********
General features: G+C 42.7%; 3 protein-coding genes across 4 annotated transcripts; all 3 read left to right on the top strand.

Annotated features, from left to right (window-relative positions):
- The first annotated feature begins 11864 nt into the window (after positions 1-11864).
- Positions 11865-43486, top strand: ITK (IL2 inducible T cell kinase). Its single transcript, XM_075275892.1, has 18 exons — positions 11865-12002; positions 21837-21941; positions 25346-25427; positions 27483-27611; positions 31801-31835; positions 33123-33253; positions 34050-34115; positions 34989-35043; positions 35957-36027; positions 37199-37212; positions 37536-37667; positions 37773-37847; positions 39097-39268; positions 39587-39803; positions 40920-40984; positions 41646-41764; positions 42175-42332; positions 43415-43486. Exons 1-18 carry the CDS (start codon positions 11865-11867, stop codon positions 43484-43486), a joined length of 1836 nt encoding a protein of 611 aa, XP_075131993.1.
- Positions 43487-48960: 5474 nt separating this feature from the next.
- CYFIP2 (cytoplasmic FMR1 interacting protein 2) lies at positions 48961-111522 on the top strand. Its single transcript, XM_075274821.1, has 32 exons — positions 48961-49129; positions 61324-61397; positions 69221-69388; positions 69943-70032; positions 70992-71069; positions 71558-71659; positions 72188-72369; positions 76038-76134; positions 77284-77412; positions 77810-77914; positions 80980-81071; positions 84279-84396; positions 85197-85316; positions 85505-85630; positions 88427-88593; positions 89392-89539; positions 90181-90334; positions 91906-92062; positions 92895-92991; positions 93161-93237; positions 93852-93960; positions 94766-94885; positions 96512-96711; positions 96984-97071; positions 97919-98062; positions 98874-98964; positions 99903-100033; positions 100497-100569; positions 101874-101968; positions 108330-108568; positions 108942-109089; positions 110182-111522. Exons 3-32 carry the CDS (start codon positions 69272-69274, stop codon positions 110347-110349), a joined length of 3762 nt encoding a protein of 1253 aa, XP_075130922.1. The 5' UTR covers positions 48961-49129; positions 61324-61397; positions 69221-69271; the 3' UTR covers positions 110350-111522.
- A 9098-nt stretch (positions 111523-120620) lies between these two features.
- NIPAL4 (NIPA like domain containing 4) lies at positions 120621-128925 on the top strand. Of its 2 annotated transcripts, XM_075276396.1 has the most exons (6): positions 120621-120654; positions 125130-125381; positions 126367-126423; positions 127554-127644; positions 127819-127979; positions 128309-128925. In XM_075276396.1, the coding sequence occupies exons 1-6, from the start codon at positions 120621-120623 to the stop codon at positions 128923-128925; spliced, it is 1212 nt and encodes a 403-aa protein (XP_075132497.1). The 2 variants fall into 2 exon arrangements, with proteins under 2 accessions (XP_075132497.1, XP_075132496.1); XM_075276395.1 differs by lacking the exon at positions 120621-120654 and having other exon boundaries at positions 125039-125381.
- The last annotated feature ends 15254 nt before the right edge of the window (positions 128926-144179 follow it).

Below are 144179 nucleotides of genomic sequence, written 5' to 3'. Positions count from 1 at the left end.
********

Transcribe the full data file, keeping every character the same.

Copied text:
General features: G+C 42.7%; 3 protein-coding genes across 4 annotated transcripts; all 3 read left to right on the top strand.

Annotated features, from left to right (window-relative positions):
- The first annotated feature begins 11864 nt into the window (after positions 1-11864).
- Positions 11865-43486, top strand: ITK (IL2 inducible T cell kinase). Its single transcript, XM_075275892.1, has 18 exons — positions 11865-12002; positions 21837-21941; positions 25346-25427; positions 27483-27611; positions 31801-31835; positions 33123-33253; positions 34050-34115; positions 34989-35043; positions 35957-36027; positions 37199-37212; positions 37536-37667; positions 37773-37847; positions 39097-39268; positions 39587-39803; positions 40920-40984; positions 41646-41764; positions 42175-42332; positions 43415-43486. Exons 1-18 carry the CDS (start codon positions 11865-11867, stop codon positions 43484-43486), a joined length of 1836 nt encoding a protein of 611 aa, XP_075131993.1.
- Positions 43487-48960: 5474 nt separating this feature from the next.
- CYFIP2 (cytoplasmic FMR1 interacting protein 2) lies at positions 48961-111522 on the top strand. Its single transcript, XM_075274821.1, has 32 exons — positions 48961-49129; positions 61324-61397; positions 69221-69388; positions 69943-70032; positions 70992-71069; positions 71558-71659; positions 72188-72369; positions 76038-76134; positions 77284-77412; positions 77810-77914; positions 80980-81071; positions 84279-84396; positions 85197-85316; positions 85505-85630; positions 88427-88593; positions 89392-89539; positions 90181-90334; positions 91906-92062; positions 92895-92991; positions 93161-93237; positions 93852-93960; positions 94766-94885; positions 96512-96711; positions 96984-97071; positions 97919-98062; positions 98874-98964; positions 99903-100033; positions 100497-100569; positions 101874-101968; positions 108330-108568; positions 108942-109089; positions 110182-111522. Exons 3-32 carry the CDS (start codon positions 69272-69274, stop codon positions 110347-110349), a joined length of 3762 nt encoding a protein of 1253 aa, XP_075130922.1. The 5' UTR covers positions 48961-49129; positions 61324-61397; positions 69221-69271; the 3' UTR covers positions 110350-111522.
- A 9098-nt stretch (positions 111523-120620) lies between these two features.
- NIPAL4 (NIPA like domain containing 4) lies at positions 120621-128925 on the top strand. Of its 2 annotated transcripts, XM_075276396.1 has the most exons (6): positions 120621-120654; positions 125130-125381; positions 126367-126423; positions 127554-127644; positions 127819-127979; positions 128309-128925. In XM_075276396.1, the coding sequence occupies exons 1-6, from the start codon at positions 120621-120623 to the stop codon at positions 128923-128925; spliced, it is 1212 nt and encodes a 403-aa protein (XP_075132497.1). The 2 variants fall into 2 exon arrangements, with proteins under 2 accessions (XP_075132497.1, XP_075132496.1); XM_075276395.1 differs by lacking the exon at positions 120621-120654 and having other exon boundaries at positions 125039-125381.
- The last annotated feature ends 15254 nt before the right edge of the window (positions 128926-144179 follow it).

Below are 144179 nucleotides of genomic sequence, written 5' to 3'. Positions count from 1 at the left end.